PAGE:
Julie Franklin explains the advantages of flexible working, and how to make it work for you
Q: I’d like to have a better work–life balance. I’ve heard a lot about flexible working lately; what is it and what rights do I have?
A: Flexible working has become a major workplace revolution in recent years. In the UK, for example, every employee now has the right to ask their employer for a flexible working arrangement, and more and more employers are seeing the benefits of flexible working.
And it’s not just for the benefit of employees: employers gain by being able to recruit and retain the staff they need. If an organisation has invested in an employee – training them for example – it makes sense to hold on to them. By being flexible and nurturing talent, employers build a bond of trust with employees, which benefits them both.
Some types of flexible working allow an employer to provide better customer service by extending business interactions outside normal office hours. For an employer, the focus is on your output rather than your physical presence in the office or lab.
Green issues have also played a major role in shifting the culture towards flexible working. We all know the horrors of the daily commute – the frustration of wasted time on choc-a-bloc trains, buses and roads as everyone tries to get to the same place at the same time. The amount of energy that’s wasted as cars idle in traffic jams doesn’t bear thinking about, so it makes sense to use that time and energy more wisely. If you work at home for some or all of the time you reduce your commuting time and travelling expenses considerably, and with the revolution in communication technology, work no longer needs to be confined to the office or lab.
Is it for me?
Flexible working patterns can take many forms – the most common are:
- Working from home some or all of the time
- Working school term-time only
- Job sharing
- Working part time
- Changing or compressing working hours
- Working outside traditional office hours
- Flexi time, for example working extra hours and ‘banking’ them
Most people have wi-fi at home and your employer can provide you with equipment, such as a networked laptop, which allows you to access your email account and documents at home. A lot of business is done electronically, so having access to email and possibly a dedicated mobile phone for work means that your connection with colleagues and customers is unaffected by your location.
Also, with the prevalence of open offices and other shared spaces at work, peace and quiet is not always easy to find. Working at home can provide a better environment for research, reading, writing and reflecting.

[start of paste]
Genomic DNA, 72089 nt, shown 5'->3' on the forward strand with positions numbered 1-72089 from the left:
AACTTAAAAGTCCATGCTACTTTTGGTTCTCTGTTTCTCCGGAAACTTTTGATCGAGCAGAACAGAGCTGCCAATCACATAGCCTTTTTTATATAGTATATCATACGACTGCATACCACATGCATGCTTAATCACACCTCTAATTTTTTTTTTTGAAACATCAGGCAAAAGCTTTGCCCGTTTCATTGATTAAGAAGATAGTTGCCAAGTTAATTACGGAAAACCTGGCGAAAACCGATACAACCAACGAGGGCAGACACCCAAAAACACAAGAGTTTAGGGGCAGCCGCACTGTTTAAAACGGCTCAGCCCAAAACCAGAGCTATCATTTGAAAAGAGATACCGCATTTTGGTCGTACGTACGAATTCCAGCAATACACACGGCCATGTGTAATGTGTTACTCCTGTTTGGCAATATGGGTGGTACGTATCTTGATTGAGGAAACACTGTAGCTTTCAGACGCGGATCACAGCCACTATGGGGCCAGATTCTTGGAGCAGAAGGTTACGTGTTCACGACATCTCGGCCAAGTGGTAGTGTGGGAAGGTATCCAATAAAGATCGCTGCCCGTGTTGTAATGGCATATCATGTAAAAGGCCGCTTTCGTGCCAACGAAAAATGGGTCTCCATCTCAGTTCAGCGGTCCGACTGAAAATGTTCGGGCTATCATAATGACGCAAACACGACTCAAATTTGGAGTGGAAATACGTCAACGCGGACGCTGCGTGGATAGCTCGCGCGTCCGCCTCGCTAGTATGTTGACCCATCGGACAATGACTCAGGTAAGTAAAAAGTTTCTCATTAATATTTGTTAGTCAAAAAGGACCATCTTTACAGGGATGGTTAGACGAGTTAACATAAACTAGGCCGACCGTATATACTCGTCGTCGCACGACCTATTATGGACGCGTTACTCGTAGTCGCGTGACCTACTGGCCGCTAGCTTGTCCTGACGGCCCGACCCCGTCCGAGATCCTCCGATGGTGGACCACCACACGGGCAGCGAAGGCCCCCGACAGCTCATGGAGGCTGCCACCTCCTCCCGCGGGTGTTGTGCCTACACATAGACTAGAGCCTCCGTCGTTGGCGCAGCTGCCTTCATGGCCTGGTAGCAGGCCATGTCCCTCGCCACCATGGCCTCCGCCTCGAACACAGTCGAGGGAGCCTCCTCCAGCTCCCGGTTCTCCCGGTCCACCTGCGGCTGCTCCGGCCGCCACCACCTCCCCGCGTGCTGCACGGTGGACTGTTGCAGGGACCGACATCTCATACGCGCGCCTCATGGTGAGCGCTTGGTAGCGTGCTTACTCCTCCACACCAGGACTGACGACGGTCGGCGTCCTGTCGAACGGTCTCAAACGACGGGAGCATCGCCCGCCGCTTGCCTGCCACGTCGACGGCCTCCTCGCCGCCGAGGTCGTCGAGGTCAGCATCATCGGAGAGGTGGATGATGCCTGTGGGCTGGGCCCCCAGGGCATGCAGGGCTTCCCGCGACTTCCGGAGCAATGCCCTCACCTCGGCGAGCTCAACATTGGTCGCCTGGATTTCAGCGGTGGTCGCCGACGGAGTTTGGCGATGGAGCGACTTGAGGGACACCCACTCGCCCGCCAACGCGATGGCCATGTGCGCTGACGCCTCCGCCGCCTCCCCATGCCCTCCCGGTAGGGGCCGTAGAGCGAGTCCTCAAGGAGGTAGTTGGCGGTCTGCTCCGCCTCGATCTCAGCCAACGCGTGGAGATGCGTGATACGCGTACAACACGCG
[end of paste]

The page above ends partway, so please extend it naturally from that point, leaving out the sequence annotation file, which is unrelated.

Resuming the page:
However, there are drawbacks to consider. While some quiet time is usually welcome, too much time working at home can leave you feeling excluded and disconnected from decision making. It can also prevent you from networking effectively with colleagues and spotting areas for co-working and collaboration. Video conferences, remote meeting software and facilities like Skype are useful tools if you work remotely so that you can be involved in meetings and take part in real-time discussions or updates with your manager and your colleagues.
Self-discipline can also be a problem. Your home may not have the office bustle but it has its own distractions, and it’s easy to let your concentration wander. There are various strategies that you should use to develop a professional mindset when you are working off-site. Make sure you have a dedicated work space at home with minimal distractions, and write a list of things you have to do and work through them, just as you would if you were in the office.
Dividing your time between work and home is very effective if you make the most of the differences. Schedule meetings on the days you’re on-site and write-ups of those meetings for when you’re at home, for example.
Fair day’s pay?
Most flexible working options won’t usually affect your salary, but obviously part-time working comes with an inevitable drop in income. However, there may be times in your life when the trade-off is worth it – for example, if you have caring responsibilities, or perhaps later in your career when having leisure time is more important. Part-time working also allows you to develop other interests and maybe do some self-employed work.
For some people, flexible working will never be practical because of the nature of their work, but for many it is becoming commonplace. If you feel it could work for you, check your employer’s policy to see what options are available, build a case for yourself and talk to your line manager. And remember: even if you have the right to request flexible working, employers have the right to refuse it.